01 May 2009

A Better Way to Approach Cuba

From the Washington Post, Julie Sweig,

The two nations could expand their monthly [Guantanamo] gate talks beyond the issue of perimeter security to include drug trafficking, human smuggling, refugee processing and disaster preparedness and relief. Such confidence-building talks could lead to deeper cooperation, even on human rights and political prisoners.

Next, the United States should invite those same Cuban officers to cross the gates and tour Guantanamo, in part to view evidence of the Navy's stewardship of the natural environment -- a dimension of the American presence that is bound to challenge Cuban preconceptions. Third, hundreds of U.S. and international journalists, lawyers and refugee experts have visited the base in the past few years. Surely we can extend the same courtesy to their Cuban peers.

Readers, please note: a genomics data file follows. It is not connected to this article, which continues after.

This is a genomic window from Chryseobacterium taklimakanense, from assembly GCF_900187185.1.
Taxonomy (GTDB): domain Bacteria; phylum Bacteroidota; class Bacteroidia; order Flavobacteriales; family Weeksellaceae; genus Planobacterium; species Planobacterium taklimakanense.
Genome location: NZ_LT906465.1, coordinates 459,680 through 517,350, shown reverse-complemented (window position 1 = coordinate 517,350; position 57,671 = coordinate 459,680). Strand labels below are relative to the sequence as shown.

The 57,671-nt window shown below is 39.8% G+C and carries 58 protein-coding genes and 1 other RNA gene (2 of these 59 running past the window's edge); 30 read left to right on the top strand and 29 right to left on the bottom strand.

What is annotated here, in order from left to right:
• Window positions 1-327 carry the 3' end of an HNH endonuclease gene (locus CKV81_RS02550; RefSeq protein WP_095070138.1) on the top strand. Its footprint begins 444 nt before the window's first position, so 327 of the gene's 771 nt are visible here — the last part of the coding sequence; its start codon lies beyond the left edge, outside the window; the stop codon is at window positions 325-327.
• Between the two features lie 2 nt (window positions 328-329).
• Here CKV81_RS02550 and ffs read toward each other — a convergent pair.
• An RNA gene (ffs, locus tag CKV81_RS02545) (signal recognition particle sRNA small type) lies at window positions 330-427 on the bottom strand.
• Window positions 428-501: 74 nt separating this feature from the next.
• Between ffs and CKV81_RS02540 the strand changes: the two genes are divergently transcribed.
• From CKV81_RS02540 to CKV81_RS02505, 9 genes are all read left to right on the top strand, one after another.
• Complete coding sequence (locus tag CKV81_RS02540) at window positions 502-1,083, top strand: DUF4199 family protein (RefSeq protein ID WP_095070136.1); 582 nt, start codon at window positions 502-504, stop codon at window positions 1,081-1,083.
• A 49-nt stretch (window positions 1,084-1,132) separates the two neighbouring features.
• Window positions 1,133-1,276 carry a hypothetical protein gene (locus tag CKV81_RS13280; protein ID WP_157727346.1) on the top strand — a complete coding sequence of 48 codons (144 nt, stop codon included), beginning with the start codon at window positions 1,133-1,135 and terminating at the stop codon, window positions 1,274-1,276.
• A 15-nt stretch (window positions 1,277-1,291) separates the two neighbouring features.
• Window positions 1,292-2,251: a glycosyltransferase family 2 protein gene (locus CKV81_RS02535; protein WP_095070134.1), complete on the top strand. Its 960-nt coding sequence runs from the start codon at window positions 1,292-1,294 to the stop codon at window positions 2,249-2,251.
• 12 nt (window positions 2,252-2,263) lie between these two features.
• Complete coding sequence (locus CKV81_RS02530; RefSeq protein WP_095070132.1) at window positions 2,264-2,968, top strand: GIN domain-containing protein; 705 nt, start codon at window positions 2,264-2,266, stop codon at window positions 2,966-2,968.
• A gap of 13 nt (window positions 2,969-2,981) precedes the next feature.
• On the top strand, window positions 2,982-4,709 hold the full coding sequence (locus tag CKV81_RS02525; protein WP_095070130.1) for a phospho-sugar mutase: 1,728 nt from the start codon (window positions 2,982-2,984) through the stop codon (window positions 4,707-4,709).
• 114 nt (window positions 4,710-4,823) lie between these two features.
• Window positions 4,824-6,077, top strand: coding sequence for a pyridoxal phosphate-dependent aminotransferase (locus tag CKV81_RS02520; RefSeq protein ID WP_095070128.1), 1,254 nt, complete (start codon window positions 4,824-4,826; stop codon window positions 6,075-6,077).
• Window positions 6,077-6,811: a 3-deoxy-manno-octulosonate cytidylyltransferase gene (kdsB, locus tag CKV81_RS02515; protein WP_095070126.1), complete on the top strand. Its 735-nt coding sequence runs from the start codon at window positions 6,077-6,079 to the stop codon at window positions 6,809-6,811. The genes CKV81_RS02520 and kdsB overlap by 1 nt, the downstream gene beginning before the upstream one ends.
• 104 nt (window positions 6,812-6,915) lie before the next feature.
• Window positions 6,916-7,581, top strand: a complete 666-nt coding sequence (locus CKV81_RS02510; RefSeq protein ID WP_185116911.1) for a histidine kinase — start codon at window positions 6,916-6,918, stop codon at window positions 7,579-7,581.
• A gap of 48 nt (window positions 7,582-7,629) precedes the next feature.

Finally, the Navy could invite public-health professionals from Cuba, the United States and other countries in the region to the base to develop strategies for cooperation. Proposals to convert the base to a public health research and treatment center date back to the Kennedy White House and have been viewed favorably by Havana ever since, especially in light of Cuba's world-class expertise in infectious and tropical diseases.

We can talk trade later. Right now we need to correct our moral footing, and the best way to start that process is by stepping off the island.

h/t Foreign Policy's excellent Passport blog.